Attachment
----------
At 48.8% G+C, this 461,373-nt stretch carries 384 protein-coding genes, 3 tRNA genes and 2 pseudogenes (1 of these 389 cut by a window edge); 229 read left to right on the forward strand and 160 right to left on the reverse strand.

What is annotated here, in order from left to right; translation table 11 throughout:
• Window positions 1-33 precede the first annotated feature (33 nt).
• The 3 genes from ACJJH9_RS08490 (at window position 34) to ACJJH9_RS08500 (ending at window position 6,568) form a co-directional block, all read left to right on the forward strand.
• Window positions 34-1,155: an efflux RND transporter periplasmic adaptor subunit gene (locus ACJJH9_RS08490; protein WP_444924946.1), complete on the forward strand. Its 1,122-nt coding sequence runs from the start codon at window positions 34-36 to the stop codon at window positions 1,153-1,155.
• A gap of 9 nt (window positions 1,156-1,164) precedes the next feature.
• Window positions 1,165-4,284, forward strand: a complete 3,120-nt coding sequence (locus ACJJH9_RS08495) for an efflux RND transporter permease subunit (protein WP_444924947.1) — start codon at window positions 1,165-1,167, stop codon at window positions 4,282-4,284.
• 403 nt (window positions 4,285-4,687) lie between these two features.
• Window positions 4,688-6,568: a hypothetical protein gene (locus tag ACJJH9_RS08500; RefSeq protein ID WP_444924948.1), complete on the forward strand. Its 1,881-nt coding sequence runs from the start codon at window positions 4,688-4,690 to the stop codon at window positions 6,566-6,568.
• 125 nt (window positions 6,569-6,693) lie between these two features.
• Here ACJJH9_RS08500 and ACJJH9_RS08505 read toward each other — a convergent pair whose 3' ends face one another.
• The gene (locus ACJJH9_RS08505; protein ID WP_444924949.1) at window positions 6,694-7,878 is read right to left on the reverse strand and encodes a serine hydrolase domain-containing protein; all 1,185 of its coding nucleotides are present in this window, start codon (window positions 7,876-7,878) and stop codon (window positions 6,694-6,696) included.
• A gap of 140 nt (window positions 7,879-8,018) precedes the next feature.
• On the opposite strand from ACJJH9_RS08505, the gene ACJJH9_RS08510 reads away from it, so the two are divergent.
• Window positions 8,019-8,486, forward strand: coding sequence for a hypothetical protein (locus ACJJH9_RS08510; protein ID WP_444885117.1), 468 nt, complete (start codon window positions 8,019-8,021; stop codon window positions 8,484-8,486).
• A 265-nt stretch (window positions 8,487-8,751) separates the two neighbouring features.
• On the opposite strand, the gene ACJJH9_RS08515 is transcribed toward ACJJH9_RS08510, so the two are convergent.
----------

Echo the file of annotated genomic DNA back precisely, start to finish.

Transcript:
At 48.8% G+C, this 461,373-nt stretch carries 384 protein-coding genes, 3 tRNA genes and 2 pseudogenes (1 of these 389 cut by a window edge); 229 read left to right on the forward strand and 160 right to left on the reverse strand.

What is annotated here, in order from left to right; translation table 11 throughout:
• Window positions 1-33 precede the first annotated feature (33 nt).
• The 3 genes from ACJJH9_RS08490 (at window position 34) to ACJJH9_RS08500 (ending at window position 6,568) form a co-directional block, all read left to right on the forward strand.
• Window positions 34-1,155: an efflux RND transporter periplasmic adaptor subunit gene (locus ACJJH9_RS08490; protein WP_444924946.1), complete on the forward strand. Its 1,122-nt coding sequence runs from the start codon at window positions 34-36 to the stop codon at window positions 1,153-1,155.
• A gap of 9 nt (window positions 1,156-1,164) precedes the next feature.
• Window positions 1,165-4,284, forward strand: a complete 3,120-nt coding sequence (locus ACJJH9_RS08495) for an efflux RND transporter permease subunit (protein WP_444924947.1) — start codon at window positions 1,165-1,167, stop codon at window positions 4,282-4,284.
• 403 nt (window positions 4,285-4,687) lie between these two features.
• Window positions 4,688-6,568: a hypothetical protein gene (locus tag ACJJH9_RS08500; RefSeq protein ID WP_444924948.1), complete on the forward strand. Its 1,881-nt coding sequence runs from the start codon at window positions 4,688-4,690 to the stop codon at window positions 6,566-6,568.
• 125 nt (window positions 6,569-6,693) lie between these two features.
• Here ACJJH9_RS08500 and ACJJH9_RS08505 read toward each other — a convergent pair whose 3' ends face one another.
• The gene (locus ACJJH9_RS08505; protein ID WP_444924949.1) at window positions 6,694-7,878 is read right to left on the reverse strand and encodes a serine hydrolase domain-containing protein; all 1,185 of its coding nucleotides are present in this window, start codon (window positions 7,876-7,878) and stop codon (window positions 6,694-6,696) included.
• A gap of 140 nt (window positions 7,879-8,018) precedes the next feature.
• On the opposite strand from ACJJH9_RS08505, the gene ACJJH9_RS08510 reads away from it, so the two are divergent.
• Window positions 8,019-8,486, forward strand: coding sequence for a hypothetical protein (locus ACJJH9_RS08510; protein ID WP_444885117.1), 468 nt, complete (start codon window positions 8,019-8,021; stop codon window positions 8,484-8,486).
• A 265-nt stretch (window positions 8,487-8,751) separates the two neighbouring features.
• On the opposite strand, the gene ACJJH9_RS08515 is transcribed toward ACJJH9_RS08510, so the two are convergent.